MRR Review: "Gambit"
Cameron Diaz and Colin Firth take part in a modern reboot of the 1966 British caper comedy starring Michael Caine and Shirley MacLaine. British art curator Harry Deane (Firth) has devised a finely-crafted scheme to con England's richest man and avid art collector, Lionel Shabandar (Alan Rickman), into purchasing a fake Monet painting. In order to bait his buyer, he recruits a Texas rodeo queen (played by Diaz) to cross the pond and pose as a woman whose grandfather liberated the painting at the end of WWII. While the new accomplice seems perfect, Harry himself becomes enraptured with her, causing his plan to take a series of wrong turns.
on 2014-05-05 15:56
Length: 89 minutes
Release Date: November 21, 2012
Directed by: Michael Hoffman
Genre: Comedy / Crime
The 1966 film "Gambit" tells the story of a vengeful man who concocts an elaborate scheme to pull off a heist, and it has recently received a modern makeover with the 2012 remake written by the Coen brothers and directed by Michael Hoffman. Harry is sick of being treated like dirt by his boss, so he seeks the aid of a sassy rodeo queen to swindle the boss out of a large sum of money. Although this film falls flat in a few areas, it features great acting and enough laughs to keep moviegoers thoroughly entertained.
Harry Deane, played by Colin Firth, is an art curator who is an accomplished expert in fine art. However, he is regularly stepped on by his insolent boss Lionel Shahbandar (Alan Rickman), a cocky businessman who prides himself on his large art collection. Unable to stand the abuse, Harry decides to get back at his boss in an interesting way. He gets in contact with his old friend The Major (Tom Courtenay), and incredibly talented art forger, and asks him to forge a highly sought-after painting by Monet.
The two then travel to meet a beautiful Texan rodeo queen named PJ Puznowski (Cameron Diaz), who they wish to employ in their heist. They watch a rodeo before approaching the sassy Puznowski in a bar, careful to only tell her what she needs to know to complete her job. Harry's plan is flawless in his mind. The lovely, quirky Puznowski would approach Shahbandar with the forged painting, and he would eagerly purchase it for an enormous sum of money. After paying his team members, Harry would pocket the remaining cash.
Even the best plans go awry, however, and Harry's plan begins to unravel at the seams from the get-go. Shahbandar does not immediately fall for the scheme, as he is suspicious of the painting. However, he does take a liking to Puznowski, who begins forming schemes of her own. An inwardly frantic Harry must improvise if he has any hopes of pulling through with his overblown heist.
"Gambit" offers up plenty of humor for the savvy viewer, but this is not the type of movie that draws laughs with jokes and gags. Instead, director Michael Hoffman opts for more subtle, situational humor and clever wordplay for the comedy remake. The characters themselves are also made to clash in interesting and humorous ways, and the actors that bring them to the screen work hard to get audiences laughing.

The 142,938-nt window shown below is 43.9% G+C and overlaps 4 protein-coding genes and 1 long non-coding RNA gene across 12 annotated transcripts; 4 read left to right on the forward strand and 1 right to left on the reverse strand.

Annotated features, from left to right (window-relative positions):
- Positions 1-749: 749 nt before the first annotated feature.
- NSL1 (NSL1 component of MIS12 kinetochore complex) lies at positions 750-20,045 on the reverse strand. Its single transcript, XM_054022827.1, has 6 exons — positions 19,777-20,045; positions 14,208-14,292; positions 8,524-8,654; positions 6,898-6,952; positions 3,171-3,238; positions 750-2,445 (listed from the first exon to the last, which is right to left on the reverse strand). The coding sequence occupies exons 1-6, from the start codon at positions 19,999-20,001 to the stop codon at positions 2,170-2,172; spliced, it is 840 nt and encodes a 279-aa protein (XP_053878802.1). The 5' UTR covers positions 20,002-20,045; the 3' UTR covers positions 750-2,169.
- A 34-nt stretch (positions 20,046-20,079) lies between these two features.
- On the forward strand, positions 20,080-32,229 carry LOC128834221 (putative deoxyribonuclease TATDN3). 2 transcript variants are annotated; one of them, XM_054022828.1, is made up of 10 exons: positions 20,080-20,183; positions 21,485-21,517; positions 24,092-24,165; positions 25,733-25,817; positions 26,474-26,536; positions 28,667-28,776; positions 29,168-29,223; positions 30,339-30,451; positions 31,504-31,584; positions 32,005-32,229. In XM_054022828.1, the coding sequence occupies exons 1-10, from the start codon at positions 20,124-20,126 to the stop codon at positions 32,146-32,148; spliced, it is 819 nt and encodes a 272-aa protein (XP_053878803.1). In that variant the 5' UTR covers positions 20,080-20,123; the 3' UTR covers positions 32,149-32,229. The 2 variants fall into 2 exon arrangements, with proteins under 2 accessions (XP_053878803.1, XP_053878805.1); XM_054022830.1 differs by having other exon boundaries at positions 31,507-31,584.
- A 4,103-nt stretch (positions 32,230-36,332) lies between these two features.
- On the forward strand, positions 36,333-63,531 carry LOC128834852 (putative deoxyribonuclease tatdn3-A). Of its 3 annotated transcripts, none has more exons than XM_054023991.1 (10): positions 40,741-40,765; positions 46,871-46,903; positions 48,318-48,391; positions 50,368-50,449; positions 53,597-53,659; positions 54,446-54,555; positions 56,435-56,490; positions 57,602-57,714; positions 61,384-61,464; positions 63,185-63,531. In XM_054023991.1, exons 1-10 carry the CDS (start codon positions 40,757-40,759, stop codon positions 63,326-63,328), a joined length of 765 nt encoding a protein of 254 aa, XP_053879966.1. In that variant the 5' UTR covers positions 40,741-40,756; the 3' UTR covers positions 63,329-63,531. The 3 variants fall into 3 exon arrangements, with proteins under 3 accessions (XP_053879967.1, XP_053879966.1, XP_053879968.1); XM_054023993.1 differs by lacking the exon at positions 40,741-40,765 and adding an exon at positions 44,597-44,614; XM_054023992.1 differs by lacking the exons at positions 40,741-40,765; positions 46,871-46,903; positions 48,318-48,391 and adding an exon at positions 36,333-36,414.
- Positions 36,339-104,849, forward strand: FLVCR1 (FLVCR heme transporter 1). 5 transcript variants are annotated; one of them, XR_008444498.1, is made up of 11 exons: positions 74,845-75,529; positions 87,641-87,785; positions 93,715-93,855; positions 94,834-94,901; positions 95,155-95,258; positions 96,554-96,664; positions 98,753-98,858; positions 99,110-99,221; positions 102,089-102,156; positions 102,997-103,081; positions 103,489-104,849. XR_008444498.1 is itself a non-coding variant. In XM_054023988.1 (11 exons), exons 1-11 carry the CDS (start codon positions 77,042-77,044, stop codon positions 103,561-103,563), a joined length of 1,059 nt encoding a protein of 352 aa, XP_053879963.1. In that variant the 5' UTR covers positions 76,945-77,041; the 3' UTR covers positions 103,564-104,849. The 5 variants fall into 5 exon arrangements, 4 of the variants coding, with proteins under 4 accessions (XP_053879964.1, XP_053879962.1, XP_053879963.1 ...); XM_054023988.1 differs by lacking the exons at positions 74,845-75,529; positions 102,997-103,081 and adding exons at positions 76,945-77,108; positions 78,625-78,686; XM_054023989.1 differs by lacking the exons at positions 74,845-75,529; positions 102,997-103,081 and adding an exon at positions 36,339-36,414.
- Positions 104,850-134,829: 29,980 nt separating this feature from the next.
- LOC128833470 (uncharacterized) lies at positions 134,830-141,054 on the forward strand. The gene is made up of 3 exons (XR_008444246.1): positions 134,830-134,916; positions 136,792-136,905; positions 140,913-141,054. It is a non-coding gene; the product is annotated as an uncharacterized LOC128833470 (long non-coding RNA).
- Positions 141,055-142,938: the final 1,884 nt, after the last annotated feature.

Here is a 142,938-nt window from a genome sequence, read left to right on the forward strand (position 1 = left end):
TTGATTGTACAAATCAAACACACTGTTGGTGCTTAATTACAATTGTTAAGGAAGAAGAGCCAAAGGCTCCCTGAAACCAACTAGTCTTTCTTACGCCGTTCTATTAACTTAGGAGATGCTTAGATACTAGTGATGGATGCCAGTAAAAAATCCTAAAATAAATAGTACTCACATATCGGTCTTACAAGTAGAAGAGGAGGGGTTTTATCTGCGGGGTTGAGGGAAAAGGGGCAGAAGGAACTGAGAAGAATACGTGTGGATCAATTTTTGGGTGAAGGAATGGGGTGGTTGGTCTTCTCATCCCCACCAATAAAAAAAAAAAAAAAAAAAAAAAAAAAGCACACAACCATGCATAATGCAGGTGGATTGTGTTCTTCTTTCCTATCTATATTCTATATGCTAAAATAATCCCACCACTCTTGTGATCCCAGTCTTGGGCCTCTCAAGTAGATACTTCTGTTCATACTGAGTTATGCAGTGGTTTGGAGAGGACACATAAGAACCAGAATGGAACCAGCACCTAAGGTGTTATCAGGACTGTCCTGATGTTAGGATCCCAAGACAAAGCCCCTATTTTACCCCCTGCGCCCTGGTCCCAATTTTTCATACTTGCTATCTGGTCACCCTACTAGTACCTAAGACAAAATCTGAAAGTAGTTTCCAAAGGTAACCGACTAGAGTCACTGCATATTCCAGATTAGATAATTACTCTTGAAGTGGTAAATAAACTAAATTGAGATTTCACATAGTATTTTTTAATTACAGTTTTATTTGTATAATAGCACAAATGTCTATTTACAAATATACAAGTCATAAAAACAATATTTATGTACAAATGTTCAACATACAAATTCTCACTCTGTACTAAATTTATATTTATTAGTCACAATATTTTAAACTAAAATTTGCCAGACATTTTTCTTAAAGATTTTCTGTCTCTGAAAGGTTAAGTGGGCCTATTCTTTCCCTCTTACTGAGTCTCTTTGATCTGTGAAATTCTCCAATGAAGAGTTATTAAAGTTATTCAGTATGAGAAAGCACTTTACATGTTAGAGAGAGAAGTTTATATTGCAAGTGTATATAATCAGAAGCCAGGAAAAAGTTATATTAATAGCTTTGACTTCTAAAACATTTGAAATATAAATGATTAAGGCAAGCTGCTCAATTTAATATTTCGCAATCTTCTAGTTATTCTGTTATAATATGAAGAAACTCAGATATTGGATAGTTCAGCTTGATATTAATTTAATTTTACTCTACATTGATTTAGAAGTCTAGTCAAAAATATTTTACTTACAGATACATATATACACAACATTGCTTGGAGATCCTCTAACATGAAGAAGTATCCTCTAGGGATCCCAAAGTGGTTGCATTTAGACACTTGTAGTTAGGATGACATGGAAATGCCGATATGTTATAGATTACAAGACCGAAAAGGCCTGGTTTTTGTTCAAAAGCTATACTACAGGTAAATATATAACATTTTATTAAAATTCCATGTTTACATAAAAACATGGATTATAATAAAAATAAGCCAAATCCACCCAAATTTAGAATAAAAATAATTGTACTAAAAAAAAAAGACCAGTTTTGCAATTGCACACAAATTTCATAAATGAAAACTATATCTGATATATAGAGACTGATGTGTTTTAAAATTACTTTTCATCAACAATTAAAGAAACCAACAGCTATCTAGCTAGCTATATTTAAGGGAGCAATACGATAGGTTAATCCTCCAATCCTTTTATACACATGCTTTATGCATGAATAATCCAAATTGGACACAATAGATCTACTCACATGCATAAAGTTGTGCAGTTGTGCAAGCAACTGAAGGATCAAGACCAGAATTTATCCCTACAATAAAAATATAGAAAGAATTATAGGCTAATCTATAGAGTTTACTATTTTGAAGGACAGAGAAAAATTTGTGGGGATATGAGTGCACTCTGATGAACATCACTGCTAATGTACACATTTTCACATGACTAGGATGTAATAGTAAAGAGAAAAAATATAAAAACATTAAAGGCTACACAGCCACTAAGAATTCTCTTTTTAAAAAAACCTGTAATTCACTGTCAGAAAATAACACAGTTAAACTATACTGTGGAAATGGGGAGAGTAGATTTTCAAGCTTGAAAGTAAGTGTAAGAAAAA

Colin Firth can always be counted on, and he gives an unsurprisingly brilliant performance as the serious, low-key art curator. Alan Rickman is clearly having a good time as he portrays egotistical business man Lionel Shabandar, and the positive vibes are contagious. Stanley Tucci may play only a small role as the flamboyant German competitor of Shahbandar, but his scenes still stand out as some of the best in the movie. Although Cameron Diaz tries hard to convince audiences that she is a friendly, fun rodeo queen, viewers cannot help notice that her performance seems forced. Still, she is completely entertaining and hilarious in her outlandish role.
Fans of the original "Gambit" may be surprised that the 2012 remake features a plot that is very different from that of the 1966 version. Although the basic outline is the same, a man planning an elaborate heist with the help of a beautiful woman before everything goes wrong, the details of the characters are especially different. For instance, the woman in the 1966 version is a Eurasian dancer instead of a rodeo queen, and the protagonist is a gem burglar rather than an art curator. Still, fans of the original may find the remake enjoyable, and new audiences do not notice the difference.
Although "Gambit" does have its strong points, it also shows a few weaknesses that must be addressed. First, the plot itself often feels overly jumbled, and the pace is far too slow at some points. Also, some of the humor that the filmmakers try to sell in this comedy is tired and completely out of date. For a modern remake, "Gambit" could have used a little more pizazz to make it truly stand out as an uproarious comedy.
Despite its drawbacks, "Gambit" is an entertaining film that is sure to draw a few laughs from viewers. It may not live up to the high standards set by its classic remake, but it is sure to find a modern audience that appreciates its subtle humor. Overall, "Gambit" is a worthwhile film that would fare well in a stay-at-home movie night line-up.